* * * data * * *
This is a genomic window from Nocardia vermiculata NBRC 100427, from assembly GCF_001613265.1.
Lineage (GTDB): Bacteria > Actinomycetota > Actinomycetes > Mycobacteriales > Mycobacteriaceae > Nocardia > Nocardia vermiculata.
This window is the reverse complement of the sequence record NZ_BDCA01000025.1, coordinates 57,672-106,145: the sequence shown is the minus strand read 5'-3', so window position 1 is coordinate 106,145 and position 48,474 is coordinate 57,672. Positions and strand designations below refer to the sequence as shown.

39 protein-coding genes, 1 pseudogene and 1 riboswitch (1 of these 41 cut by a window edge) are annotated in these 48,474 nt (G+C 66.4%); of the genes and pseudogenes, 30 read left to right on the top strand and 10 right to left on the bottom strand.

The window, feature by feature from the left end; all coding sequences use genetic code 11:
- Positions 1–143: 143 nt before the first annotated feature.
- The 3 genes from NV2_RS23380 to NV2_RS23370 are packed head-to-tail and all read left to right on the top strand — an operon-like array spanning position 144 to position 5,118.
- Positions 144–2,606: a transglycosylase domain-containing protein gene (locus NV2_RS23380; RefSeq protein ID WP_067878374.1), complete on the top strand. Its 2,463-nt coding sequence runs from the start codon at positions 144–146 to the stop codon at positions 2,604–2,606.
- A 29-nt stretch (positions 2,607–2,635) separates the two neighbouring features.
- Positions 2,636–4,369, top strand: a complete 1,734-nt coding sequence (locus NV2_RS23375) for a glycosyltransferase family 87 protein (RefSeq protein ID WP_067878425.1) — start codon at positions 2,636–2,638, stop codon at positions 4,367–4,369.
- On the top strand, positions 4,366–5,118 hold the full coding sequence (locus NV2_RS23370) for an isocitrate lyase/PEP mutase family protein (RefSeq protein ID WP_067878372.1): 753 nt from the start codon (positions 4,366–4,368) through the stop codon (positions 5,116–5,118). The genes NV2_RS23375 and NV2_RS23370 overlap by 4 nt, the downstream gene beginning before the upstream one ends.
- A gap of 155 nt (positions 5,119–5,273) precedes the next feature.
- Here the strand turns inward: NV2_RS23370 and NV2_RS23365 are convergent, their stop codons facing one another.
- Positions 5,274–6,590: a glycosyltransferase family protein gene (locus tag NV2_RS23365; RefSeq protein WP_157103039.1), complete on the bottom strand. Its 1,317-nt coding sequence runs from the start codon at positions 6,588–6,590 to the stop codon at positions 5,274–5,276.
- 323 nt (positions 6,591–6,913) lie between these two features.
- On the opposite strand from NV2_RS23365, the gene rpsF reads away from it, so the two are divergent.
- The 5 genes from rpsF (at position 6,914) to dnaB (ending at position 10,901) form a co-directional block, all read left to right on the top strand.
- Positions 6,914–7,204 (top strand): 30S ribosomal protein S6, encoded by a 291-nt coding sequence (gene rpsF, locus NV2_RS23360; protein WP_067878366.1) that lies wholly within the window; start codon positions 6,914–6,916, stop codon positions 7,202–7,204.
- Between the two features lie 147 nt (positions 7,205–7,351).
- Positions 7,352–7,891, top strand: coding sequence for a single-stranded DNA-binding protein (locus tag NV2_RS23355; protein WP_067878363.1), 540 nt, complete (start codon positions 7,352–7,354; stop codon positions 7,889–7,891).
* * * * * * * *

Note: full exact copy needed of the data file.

This is a genomic window from Nocardia vermiculata NBRC 100427, from assembly GCF_001613265.1.
Lineage (GTDB): Bacteria > Actinomycetota > Actinomycetes > Mycobacteriales > Mycobacteriaceae > Nocardia > Nocardia vermiculata.
This window is the reverse complement of the sequence record NZ_BDCA01000025.1, coordinates 57,672-106,145: the sequence shown is the minus strand read 5'-3', so window position 1 is coordinate 106,145 and position 48,474 is coordinate 57,672. Positions and strand designations below refer to the sequence as shown.

39 protein-coding genes, 1 pseudogene and 1 riboswitch (1 of these 41 cut by a window edge) are annotated in these 48,474 nt (G+C 66.4%); of the genes and pseudogenes, 30 read left to right on the top strand and 10 right to left on the bottom strand.

The window, feature by feature from the left end; all coding sequences use genetic code 11:
- Positions 1–143: 143 nt before the first annotated feature.
- The 3 genes from NV2_RS23380 to NV2_RS23370 are packed head-to-tail and all read left to right on the top strand — an operon-like array spanning position 144 to position 5,118.
- Positions 144–2,606: a transglycosylase domain-containing protein gene (locus NV2_RS23380; RefSeq protein ID WP_067878374.1), complete on the top strand. Its 2,463-nt coding sequence runs from the start codon at positions 144–146 to the stop codon at positions 2,604–2,606.
- A 29-nt stretch (positions 2,607–2,635) separates the two neighbouring features.
- Positions 2,636–4,369, top strand: a complete 1,734-nt coding sequence (locus NV2_RS23375) for a glycosyltransferase family 87 protein (RefSeq protein ID WP_067878425.1) — start codon at positions 2,636–2,638, stop codon at positions 4,367–4,369.
- On the top strand, positions 4,366–5,118 hold the full coding sequence (locus NV2_RS23370) for an isocitrate lyase/PEP mutase family protein (RefSeq protein ID WP_067878372.1): 753 nt from the start codon (positions 4,366–4,368) through the stop codon (positions 5,116–5,118). The genes NV2_RS23375 and NV2_RS23370 overlap by 4 nt, the downstream gene beginning before the upstream one ends.
- A gap of 155 nt (positions 5,119–5,273) precedes the next feature.
- Here the strand turns inward: NV2_RS23370 and NV2_RS23365 are convergent, their stop codons facing one another.
- Positions 5,274–6,590: a glycosyltransferase family protein gene (locus tag NV2_RS23365; RefSeq protein WP_157103039.1), complete on the bottom strand. Its 1,317-nt coding sequence runs from the start codon at positions 6,588–6,590 to the stop codon at positions 5,274–5,276.
- 323 nt (positions 6,591–6,913) lie between these two features.
- On the opposite strand from NV2_RS23365, the gene rpsF reads away from it, so the two are divergent.
- The 5 genes from rpsF (at position 6,914) to dnaB (ending at position 10,901) form a co-directional block, all read left to right on the top strand.
- Positions 6,914–7,204 (top strand): 30S ribosomal protein S6, encoded by a 291-nt coding sequence (gene rpsF, locus NV2_RS23360; protein WP_067878366.1) that lies wholly within the window; start codon positions 6,914–6,916, stop codon positions 7,202–7,204.
- Between the two features lie 147 nt (positions 7,205–7,351).
- Positions 7,352–7,891, top strand: coding sequence for a single-stranded DNA-binding protein (locus tag NV2_RS23355; protein WP_067878363.1), 540 nt, complete (start codon positions 7,352–7,354; stop codon positions 7,889–7,891).